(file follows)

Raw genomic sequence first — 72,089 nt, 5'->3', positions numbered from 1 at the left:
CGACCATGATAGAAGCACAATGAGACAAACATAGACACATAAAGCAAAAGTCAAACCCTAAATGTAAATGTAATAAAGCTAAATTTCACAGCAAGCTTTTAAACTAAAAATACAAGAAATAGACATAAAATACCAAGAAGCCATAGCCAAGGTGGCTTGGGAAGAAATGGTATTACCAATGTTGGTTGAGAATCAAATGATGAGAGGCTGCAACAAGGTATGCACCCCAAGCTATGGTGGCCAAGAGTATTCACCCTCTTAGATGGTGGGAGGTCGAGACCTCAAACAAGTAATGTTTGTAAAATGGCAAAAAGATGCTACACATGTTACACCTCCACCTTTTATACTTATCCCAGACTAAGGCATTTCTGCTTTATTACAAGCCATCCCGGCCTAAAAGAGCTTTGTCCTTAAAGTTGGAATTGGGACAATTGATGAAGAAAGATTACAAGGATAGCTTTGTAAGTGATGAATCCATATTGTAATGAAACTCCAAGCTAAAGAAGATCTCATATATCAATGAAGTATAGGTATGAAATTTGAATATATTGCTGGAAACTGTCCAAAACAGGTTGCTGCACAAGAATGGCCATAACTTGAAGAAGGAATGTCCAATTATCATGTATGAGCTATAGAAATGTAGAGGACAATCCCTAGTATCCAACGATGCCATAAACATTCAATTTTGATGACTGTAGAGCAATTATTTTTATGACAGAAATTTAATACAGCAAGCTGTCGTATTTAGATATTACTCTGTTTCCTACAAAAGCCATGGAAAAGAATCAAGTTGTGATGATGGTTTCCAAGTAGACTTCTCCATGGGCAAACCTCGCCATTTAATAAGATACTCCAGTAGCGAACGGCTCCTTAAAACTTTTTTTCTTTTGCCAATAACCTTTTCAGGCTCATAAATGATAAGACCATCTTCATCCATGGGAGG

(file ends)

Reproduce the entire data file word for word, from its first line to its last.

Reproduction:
Raw genomic sequence first — 72,089 nt, 5'->3', positions numbered from 1 at the left:
CGACCATGATAGAAGCACAATGAGACAAACATAGACACATAAAGCAAAAGTCAAACCCTAAATGTAAATGTAATAAAGCTAAATTTCACAGCAAGCTTTTAAACTAAAAATACAAGAAATAGACATAAAATACCAAGAAGCCATAGCCAAGGTGGCTTGGGAAGAAATGGTATTACCAATGTTGGTTGAGAATCAAATGATGAGAGGCTGCAACAAGGTATGCACCCCAAGCTATGGTGGCCAAGAGTATTCACCCTCTTAGATGGTGGGAGGTCGAGACCTCAAACAAGTAATGTTTGTAAAATGGCAAAAAGATGCTACACATGTTACACCTCCACCTTTTATACTTATCCCAGACTAAGGCATTTCTGCTTTATTACAAGCCATCCCGGCCTAAAAGAGCTTTGTCCTTAAAGTTGGAATTGGGACAATTGATGAAGAAAGATTACAAGGATAGCTTTGTAAGTGATGAATCCATATTGTAATGAAACTCCAAGCTAAAGAAGATCTCATATATCAATGAAGTATAGGTATGAAATTTGAATATATTGCTGGAAACTGTCCAAAACAGGTTGCTGCACAAGAATGGCCATAACTTGAAGAAGGAATGTCCAATTATCATGTATGAGCTATAGAAATGTAGAGGACAATCCCTAGTATCCAACGATGCCATAAACATTCAATTTTGATGACTGTAGAGCAATTATTTTTATGACAGAAATTTAATACAGCAAGCTGTCGTATTTAGATATTACTCTGTTTCCTACAAAAGCCATGGAAAAGAATCAAGTTGTGATGATGGTTTCCAAGTAGACTTCTCCATGGGCAAACCTCGCCATTTAATAAGATACTCCAGTAGCGAACGGCTCCTTAAAACTTTTTTTCTTTTGCCAATAACCTTTTCAGGCTCATAAATGATAAGACCATCTTCATCCATGGGAGG